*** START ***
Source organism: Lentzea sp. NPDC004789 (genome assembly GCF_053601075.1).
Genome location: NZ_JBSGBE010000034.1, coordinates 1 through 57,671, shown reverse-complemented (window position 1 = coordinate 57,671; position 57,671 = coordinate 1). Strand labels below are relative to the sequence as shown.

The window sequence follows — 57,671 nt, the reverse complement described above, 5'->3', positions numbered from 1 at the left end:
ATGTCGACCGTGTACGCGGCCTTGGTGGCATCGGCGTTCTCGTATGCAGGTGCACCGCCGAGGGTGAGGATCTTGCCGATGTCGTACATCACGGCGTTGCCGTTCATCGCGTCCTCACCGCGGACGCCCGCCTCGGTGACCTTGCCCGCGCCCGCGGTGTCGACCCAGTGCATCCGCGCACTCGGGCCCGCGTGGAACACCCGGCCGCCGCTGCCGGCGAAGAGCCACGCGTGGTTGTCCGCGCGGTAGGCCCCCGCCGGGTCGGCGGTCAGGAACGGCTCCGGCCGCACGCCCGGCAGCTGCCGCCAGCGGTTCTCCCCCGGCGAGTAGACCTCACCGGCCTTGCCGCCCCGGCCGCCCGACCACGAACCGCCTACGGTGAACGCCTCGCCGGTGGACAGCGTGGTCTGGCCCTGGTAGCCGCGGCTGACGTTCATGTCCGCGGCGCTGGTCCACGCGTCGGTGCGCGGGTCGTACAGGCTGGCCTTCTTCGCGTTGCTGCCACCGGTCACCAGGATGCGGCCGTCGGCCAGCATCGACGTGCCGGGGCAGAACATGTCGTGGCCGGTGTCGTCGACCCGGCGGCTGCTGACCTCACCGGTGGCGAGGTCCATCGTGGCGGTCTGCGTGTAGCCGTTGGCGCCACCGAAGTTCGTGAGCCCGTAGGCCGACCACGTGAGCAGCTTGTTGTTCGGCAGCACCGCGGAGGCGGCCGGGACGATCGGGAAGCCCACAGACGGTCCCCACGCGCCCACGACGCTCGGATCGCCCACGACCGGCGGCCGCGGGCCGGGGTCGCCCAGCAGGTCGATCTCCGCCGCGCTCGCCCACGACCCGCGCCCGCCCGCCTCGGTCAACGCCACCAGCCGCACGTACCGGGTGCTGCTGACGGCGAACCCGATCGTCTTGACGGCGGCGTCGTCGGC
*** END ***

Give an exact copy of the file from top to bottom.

Source organism: Lentzea sp. NPDC004789 (genome assembly GCF_053601075.1).
Genome location: NZ_JBSGBE010000034.1, coordinates 1 through 57,671, shown reverse-complemented (window position 1 = coordinate 57,671; position 57,671 = coordinate 1). Strand labels below are relative to the sequence as shown.

The window sequence follows — 57,671 nt, the reverse complement described above, 5'->3', positions numbered from 1 at the left end:
ATGTCGACCGTGTACGCGGCCTTGGTGGCATCGGCGTTCTCGTATGCAGGTGCACCGCCGAGGGTGAGGATCTTGCCGATGTCGTACATCACGGCGTTGCCGTTCATCGCGTCCTCACCGCGGACGCCCGCCTCGGTGACCTTGCCCGCGCCCGCGGTGTCGACCCAGTGCATCCGCGCACTCGGGCCCGCGTGGAACACCCGGCCGCCGCTGCCGGCGAAGAGCCACGCGTGGTTGTCCGCGCGGTAGGCCCCCGCCGGGTCGGCGGTCAGGAACGGCTCCGGCCGCACGCCCGGCAGCTGCCGCCAGCGGTTCTCCCCCGGCGAGTAGACCTCACCGGCCTTGCCGCCCCGGCCGCCCGACCACGAACCGCCTACGGTGAACGCCTCGCCGGTGGACAGCGTGGTCTGGCCCTGGTAGCCGCGGCTGACGTTCATGTCCGCGGCGCTGGTCCACGCGTCGGTGCGCGGGTCGTACAGGCTGGCCTTCTTCGCGTTGCTGCCACCGGTCACCAGGATGCGGCCGTCGGCCAGCATCGACGTGCCGGGGCAGAACATGTCGTGGCCGGTGTCGTCGACCCGGCGGCTGCTGACCTCACCGGTGGCGAGGTCCATCGTGGCGGTCTGCGTGTAGCCGTTGGCGCCACCGAAGTTCGTGAGCCCGTAGGCCGACCACGTGAGCAGCTTGTTGTTCGGCAGCACCGCGGAGGCGGCCGGGACGATCGGGAAGCCCACAGACGGTCCCCACGCGCCCACGACGCTCGGATCGCCCACGACCGGCGGCCGCGGGCCGGGGTCGCCCAGCAGGTCGATCTCCGCCGCGCTCGCCCACGACCCGCGCCCGCCCGCCTCGGTCAACGCCACCAGCCGCACGTACCGGGTGCTGCTGACGGCGAACCCGATCGTCTTGACGGCGGCGTCGTCGGC